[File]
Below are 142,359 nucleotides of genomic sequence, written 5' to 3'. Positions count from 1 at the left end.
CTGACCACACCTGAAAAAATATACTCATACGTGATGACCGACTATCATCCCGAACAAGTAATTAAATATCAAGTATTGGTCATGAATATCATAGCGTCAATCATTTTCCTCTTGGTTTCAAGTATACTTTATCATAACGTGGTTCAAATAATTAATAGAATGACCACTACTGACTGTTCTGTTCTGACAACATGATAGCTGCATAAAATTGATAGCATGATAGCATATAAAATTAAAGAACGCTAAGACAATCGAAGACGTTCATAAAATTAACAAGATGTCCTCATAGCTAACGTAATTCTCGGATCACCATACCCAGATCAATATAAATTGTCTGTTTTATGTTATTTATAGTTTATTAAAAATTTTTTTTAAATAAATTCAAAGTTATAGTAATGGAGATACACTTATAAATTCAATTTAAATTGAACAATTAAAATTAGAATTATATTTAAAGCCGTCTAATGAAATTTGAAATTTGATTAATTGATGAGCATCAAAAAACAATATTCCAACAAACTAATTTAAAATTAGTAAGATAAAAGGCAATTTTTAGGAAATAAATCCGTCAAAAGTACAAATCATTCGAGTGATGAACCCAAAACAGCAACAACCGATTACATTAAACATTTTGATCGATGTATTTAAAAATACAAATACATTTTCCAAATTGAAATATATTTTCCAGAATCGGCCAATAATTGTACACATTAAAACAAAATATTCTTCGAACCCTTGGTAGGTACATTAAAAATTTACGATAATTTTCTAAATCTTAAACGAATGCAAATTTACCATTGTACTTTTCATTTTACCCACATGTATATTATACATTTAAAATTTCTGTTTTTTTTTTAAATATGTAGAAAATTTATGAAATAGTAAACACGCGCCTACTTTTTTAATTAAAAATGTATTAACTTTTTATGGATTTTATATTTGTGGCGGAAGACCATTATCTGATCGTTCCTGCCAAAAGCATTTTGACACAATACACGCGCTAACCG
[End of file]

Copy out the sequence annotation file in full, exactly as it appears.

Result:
Below are 142,359 nucleotides of genomic sequence, written 5' to 3'. Positions count from 1 at the left end.
CTGACCACACCTGAAAAAATATACTCATACGTGATGACCGACTATCATCCCGAACAAGTAATTAAATATCAAGTATTGGTCATGAATATCATAGCGTCAATCATTTTCCTCTTGGTTTCAAGTATACTTTATCATAACGTGGTTCAAATAATTAATAGAATGACCACTACTGACTGTTCTGTTCTGACAACATGATAGCTGCATAAAATTGATAGCATGATAGCATATAAAATTAAAGAACGCTAAGACAATCGAAGACGTTCATAAAATTAACAAGATGTCCTCATAGCTAACGTAATTCTCGGATCACCATACCCAGATCAATATAAATTGTCTGTTTTATGTTATTTATAGTTTATTAAAAATTTTTTTTAAATAAATTCAAAGTTATAGTAATGGAGATACACTTATAAATTCAATTTAAATTGAACAATTAAAATTAGAATTATATTTAAAGCCGTCTAATGAAATTTGAAATTTGATTAATTGATGAGCATCAAAAAACAATATTCCAACAAACTAATTTAAAATTAGTAAGATAAAAGGCAATTTTTAGGAAATAAATCCGTCAAAAGTACAAATCATTCGAGTGATGAACCCAAAACAGCAACAACCGATTACATTAAACATTTTGATCGATGTATTTAAAAATACAAATACATTTTCCAAATTGAAATATATTTTCCAGAATCGGCCAATAATTGTACACATTAAAACAAAATATTCTTCGAACCCTTGGTAGGTACATTAAAAATTTACGATAATTTTCTAAATCTTAAACGAATGCAAATTTACCATTGTACTTTTCATTTTACCCACATGTATATTATACATTTAAAATTTCTGTTTTTTTTTTAAATATGTAGAAAATTTATGAAATAGTAAACACGCGCCTACTTTTTTAATTAAAAATGTATTAACTTTTTATGGATTTTATATTTGTGGCGGAAGACCATTATCTGATCGTTCCTGCCAAAAGCATTTTGACACAATACACGCGCTAACCG